The DHS is a member of the British Association for Local History. They have recently published, for the first time, an e-newsletter and it’s full of links to talks and news. I have reproduced relevant parts of it here, but without the formatting colours and fonts of the original, unfortunately. I have put the links back in, however so I hope you find some of the items interesting. Thanks to the BALH for sending us all this information, it’s much appreciated in the current circumstances.
Welcome to the British Association for Local History’s new e-newsletter!
During these strange and challenging times, we hope every one of you is keeping safe and well.
With normal activity in the local history world on hold for the near future, we have decided to bring forward the first of our new e-newsletters, a feature we were intending to develop later this year, in order to keep in touch with our members, highlight recent developments and to help keep everyone informed and entertained during this unprecedented situation.
This newsletter is designed to work alongside our existing website and social media platforms and to highlight both our own activities and those of other bodies in the world of local history. Hopefully, this will give you a taste of what’s available, and we urge you to follow the links and explore the resources.
David Killingray, Chair of Trustees of BALH, has sent a message in response to the coronavirus crisis, reflecting on what materials will be available for future historians to use in writing the history of Covid-19, while Dr Gill Draper, BALH’s Development Officer, has a wealth of ideas for anyone looking for a new project to occupy their time.
Reading Early Handwriting 1500-1700
If you’re looking to brush up on your palaeography skills, BALH’s latest publication, Reading Early Handwriting 1500-1700 by Mark Forrest, is available via our on-line shop, alongside all our other titles. And don’t forget, BALH members receive a discount on all publications.
Ten Minute Talks
Do you have a subject you would like to share with a wider audience? Or a paper for a conference that has now been cancelled? Then we would love to put it up on our website for everyone to see. For more details and instructions, click here.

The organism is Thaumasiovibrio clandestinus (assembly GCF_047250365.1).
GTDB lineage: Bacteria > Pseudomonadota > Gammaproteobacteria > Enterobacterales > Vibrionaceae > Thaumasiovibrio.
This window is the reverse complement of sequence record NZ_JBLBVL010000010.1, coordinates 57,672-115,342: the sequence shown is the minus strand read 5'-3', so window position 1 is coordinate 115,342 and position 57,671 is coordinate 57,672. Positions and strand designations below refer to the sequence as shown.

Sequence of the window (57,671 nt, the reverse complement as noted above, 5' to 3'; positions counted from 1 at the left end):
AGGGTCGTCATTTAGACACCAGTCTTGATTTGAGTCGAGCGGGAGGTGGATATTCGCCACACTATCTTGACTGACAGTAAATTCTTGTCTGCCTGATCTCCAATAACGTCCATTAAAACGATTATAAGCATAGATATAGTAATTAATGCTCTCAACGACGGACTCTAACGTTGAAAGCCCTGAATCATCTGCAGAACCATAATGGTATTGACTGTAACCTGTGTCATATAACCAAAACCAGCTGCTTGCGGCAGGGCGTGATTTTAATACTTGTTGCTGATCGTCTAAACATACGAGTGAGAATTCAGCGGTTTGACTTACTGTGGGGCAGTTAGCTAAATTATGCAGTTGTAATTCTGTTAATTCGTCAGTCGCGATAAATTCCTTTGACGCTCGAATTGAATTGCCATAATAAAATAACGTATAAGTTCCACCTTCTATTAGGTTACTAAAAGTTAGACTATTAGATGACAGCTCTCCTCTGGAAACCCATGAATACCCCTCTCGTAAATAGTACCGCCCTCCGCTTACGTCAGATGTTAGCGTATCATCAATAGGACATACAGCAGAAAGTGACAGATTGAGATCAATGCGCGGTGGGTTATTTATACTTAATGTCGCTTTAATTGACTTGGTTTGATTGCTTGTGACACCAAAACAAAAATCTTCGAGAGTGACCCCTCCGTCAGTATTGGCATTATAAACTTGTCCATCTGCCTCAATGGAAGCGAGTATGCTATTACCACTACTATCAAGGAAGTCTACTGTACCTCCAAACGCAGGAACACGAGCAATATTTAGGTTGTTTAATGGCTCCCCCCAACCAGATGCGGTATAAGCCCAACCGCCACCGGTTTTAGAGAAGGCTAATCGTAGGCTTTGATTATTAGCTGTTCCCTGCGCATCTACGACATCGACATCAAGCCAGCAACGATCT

The Local Historian – Paywall Suspended
The Local Historian is one of BALH’s two quarterly journals, containing a range of scholarly articles and features on local history issues. BALH has decided to remove the paywall on recent editions until the autumn, to allow full access to the journal while libraries and other facilities are closed.
And don’t forget, all issues of Local History News, BALH’s members’ magazine, are also available on the website as usual.
Living the Poor Life – A Talk by Dr Gill Draper
With so many events cancelled or postponed, we are inviting people who were due to give talks to put them up onto our website, so that they can still be enjoyed. In the first of these, our own Development Officer, Dr Gill Draper, presents a paper scheduled for this year’s Family Tree Live, examining records associated with the poorhouses. This, along with links to various other presentations, is available here.
BALH/HA Local History Teacher Fellowship
This autumn BALH, in partnership with the Historical Association, will be running a Teacher Fellowship Programme focused on developing the teaching of local history at primary and secondary schools. For more details, click here.
Useful Online Resources
A selection of websites to keep everyone busy!
ReadMe – a tool for reading pre-modern handwriting
Community Archives & Heritage Group (CAHG) – a central online resource of advice and guidance for the collection, care, preservation and enjoyment of community archives
Royal Museums Greenwich and The National Archives – get involved in a virtual volunteer project
Watch 85,000 British Pathé films
More material is being added to our website all the time, so check back regularly!
The BALH team